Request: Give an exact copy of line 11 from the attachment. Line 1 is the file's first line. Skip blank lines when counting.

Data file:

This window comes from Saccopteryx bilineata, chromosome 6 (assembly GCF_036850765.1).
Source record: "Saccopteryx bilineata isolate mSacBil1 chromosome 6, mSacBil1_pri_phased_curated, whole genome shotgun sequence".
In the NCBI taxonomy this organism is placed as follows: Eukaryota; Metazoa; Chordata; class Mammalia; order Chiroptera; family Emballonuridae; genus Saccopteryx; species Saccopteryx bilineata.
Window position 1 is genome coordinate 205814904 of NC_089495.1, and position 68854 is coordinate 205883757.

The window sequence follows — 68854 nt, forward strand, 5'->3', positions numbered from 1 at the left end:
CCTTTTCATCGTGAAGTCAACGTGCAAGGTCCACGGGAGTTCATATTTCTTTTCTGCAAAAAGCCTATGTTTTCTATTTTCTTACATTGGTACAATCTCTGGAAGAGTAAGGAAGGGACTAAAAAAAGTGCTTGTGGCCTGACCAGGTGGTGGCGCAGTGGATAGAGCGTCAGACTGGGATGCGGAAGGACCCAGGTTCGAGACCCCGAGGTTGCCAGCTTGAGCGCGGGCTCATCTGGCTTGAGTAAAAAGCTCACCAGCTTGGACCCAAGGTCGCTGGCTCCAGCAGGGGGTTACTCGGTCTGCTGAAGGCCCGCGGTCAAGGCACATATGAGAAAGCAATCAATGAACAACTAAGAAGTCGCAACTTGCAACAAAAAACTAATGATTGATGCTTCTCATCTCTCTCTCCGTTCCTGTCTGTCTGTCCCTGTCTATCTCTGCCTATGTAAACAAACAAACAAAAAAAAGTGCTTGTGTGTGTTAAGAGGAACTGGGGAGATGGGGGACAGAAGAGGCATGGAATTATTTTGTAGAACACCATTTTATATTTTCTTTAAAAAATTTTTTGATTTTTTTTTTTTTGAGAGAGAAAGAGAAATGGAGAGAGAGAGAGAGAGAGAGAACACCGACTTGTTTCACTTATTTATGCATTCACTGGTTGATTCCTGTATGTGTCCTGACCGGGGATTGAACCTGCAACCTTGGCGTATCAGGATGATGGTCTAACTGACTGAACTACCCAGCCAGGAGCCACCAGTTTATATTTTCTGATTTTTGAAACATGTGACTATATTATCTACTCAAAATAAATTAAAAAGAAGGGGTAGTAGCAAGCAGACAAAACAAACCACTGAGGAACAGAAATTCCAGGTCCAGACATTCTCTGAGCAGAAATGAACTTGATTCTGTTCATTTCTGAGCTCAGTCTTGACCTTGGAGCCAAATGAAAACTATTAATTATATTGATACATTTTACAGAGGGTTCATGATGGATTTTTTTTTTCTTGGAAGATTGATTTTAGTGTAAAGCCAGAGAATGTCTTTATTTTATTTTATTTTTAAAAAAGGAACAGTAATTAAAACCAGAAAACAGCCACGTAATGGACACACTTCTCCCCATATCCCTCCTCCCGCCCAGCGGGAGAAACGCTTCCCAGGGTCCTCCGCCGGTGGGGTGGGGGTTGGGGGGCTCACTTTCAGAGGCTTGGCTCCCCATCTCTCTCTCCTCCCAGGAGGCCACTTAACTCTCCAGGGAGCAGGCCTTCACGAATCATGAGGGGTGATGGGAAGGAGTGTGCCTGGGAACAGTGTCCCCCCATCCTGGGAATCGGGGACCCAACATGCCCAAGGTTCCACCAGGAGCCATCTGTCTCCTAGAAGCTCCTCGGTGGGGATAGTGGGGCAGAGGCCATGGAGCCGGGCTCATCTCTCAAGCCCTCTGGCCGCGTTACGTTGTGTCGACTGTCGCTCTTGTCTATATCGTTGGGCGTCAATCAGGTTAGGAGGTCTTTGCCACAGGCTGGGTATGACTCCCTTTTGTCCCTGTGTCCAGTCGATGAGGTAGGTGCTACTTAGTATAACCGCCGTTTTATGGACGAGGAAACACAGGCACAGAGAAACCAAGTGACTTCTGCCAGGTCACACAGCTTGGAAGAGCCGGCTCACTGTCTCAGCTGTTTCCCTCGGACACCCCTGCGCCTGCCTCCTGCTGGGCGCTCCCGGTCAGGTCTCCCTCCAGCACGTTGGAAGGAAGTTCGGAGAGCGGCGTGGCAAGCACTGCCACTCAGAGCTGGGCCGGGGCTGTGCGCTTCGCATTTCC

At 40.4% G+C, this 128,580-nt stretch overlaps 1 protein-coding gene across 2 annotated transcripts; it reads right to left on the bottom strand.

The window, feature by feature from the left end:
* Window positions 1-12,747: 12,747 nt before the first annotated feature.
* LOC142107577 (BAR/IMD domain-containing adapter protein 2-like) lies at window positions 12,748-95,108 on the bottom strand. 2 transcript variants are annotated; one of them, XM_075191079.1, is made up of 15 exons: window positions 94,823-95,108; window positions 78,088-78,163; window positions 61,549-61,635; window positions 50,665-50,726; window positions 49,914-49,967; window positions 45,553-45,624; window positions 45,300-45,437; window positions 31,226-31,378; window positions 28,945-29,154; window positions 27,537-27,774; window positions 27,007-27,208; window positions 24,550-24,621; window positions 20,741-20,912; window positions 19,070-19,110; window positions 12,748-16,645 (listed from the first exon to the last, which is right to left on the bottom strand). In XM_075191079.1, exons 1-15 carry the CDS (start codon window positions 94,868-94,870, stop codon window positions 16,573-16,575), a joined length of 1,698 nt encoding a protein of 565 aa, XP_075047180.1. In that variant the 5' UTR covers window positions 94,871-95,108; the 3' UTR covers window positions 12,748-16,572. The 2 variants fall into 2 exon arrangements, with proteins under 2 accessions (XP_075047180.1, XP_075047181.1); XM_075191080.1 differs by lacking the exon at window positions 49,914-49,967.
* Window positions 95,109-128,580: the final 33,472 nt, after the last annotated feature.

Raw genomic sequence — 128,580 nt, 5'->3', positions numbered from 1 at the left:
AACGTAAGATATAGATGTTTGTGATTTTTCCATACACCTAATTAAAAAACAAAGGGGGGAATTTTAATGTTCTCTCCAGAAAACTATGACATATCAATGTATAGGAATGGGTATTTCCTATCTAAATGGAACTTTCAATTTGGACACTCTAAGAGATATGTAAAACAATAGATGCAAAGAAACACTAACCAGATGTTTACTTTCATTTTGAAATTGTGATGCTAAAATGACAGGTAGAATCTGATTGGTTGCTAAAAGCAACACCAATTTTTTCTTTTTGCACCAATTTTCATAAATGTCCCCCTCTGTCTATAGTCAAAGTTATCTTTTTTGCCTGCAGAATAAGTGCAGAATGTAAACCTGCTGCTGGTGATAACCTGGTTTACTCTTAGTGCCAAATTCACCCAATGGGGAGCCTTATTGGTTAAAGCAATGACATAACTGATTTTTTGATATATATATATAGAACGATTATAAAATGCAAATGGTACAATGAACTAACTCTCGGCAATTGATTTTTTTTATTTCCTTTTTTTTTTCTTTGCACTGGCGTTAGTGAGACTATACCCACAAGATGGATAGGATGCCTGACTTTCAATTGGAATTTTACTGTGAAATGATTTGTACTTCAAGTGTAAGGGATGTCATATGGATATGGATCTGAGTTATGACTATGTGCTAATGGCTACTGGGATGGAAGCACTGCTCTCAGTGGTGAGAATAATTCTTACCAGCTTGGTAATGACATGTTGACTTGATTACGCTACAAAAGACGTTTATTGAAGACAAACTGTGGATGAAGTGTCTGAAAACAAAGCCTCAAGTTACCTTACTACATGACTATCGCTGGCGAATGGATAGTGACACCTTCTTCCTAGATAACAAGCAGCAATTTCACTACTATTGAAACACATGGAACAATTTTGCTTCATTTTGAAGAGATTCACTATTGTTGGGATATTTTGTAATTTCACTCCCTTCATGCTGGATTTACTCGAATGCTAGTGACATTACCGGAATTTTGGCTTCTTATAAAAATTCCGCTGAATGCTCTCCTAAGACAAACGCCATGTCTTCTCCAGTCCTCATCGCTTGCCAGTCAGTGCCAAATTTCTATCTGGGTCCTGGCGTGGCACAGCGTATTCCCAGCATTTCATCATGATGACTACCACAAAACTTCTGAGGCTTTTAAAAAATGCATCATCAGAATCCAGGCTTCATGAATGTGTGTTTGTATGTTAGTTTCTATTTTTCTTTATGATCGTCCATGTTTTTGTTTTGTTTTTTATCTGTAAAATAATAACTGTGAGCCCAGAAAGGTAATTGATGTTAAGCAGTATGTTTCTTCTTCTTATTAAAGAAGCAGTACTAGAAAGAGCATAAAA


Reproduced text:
* Window positions 95,109-128,580: the final 33,472 nt, after the last annotated feature.